LOUISVILLE, Ky. — The Academies of Louisville provides industry-specific learning options for high school students in Jefferson County Public Schools. Now, the district is offering a similar type of instruction for middle school students.
At Thomas Jefferson Middle School, the Explore program is in its infancy. In Nadia Wise’s classroom, students in the business / communications pathway pull popsicle sticks to get assigned to tables of three students.
Upon sitting down, they find out these desk mates are about to become their roommates. Well, theoretically, that is.
8th graders Jannee Furman, Kaden Kopp and Kiara Moore take a look at the model of their new home. There are three bedrooms and only one master. They need to decide who will get the largest room. After they begin discussions, Ms. Wise reminds them to first look at their roommate profile.
They all have a piece of paper describing their occupation, how much they make, any debt they have and any big purchases they are trying to buy in the nearby future. That information makes the decisions a bit more challenging.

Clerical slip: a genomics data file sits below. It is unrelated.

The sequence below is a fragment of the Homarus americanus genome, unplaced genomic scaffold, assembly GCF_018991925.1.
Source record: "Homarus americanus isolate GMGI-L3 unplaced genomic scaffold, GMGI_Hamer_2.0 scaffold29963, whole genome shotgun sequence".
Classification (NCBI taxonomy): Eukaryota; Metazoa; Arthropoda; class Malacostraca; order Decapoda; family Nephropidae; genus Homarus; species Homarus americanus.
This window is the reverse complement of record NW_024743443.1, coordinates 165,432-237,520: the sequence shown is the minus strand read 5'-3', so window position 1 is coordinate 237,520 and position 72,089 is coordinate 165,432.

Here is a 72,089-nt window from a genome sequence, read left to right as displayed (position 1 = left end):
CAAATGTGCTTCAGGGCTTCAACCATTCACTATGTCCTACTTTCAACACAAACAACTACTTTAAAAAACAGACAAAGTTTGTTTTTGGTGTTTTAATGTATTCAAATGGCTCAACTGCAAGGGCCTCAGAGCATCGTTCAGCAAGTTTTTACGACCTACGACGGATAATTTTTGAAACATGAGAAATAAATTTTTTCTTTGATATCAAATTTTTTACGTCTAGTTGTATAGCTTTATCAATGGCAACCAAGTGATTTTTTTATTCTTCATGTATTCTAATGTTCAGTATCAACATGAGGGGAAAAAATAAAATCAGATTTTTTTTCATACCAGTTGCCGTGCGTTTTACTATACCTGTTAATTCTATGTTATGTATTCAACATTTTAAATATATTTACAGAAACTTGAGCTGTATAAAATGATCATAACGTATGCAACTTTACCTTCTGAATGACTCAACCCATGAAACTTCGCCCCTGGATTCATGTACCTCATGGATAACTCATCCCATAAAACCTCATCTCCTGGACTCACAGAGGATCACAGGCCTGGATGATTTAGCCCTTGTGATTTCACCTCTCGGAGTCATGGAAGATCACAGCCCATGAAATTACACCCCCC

“Finances can be really hard, but between the three of us, we can work through it,” said Furman.
Wise has enjoyed coming up with creative lessons for the new pathway here, and seeing how much the students get involved.
“We played a simulation game yesterday, and some kids were getting upset because they got fired,” said Wise. “Just hearing them having these real-world conversations as middle schoolers is a lot of fun.”
Furman wants to be a veterinarian when she grows up, which is quite different from the business and communications fields she is learning about now. Despite that difference, she thinks these skills will help her with all kinds of things after graduation.
“This really could help us throughout the future,” said Furman.
Executive Administrator for Middle School Explore Tara Greenwell knows most middle school students don’t know what they want to do when they grow up yet.
“The idea here is not to help a kid find a career in middle school. The idea here is to get them excited about their learning,” said Greenwell.
They are just a few weeks into this new program at Thomas Jefferson Middle School, but teachers are already noticing a difference in student engagement.
“I can be a little antsy, like I want to do something with my hands, so this helps me,” said Furman.
Administrators aim to connect the career and technical education for middle schools to the high school Academies of Louisville programs to create a seven-year path for students.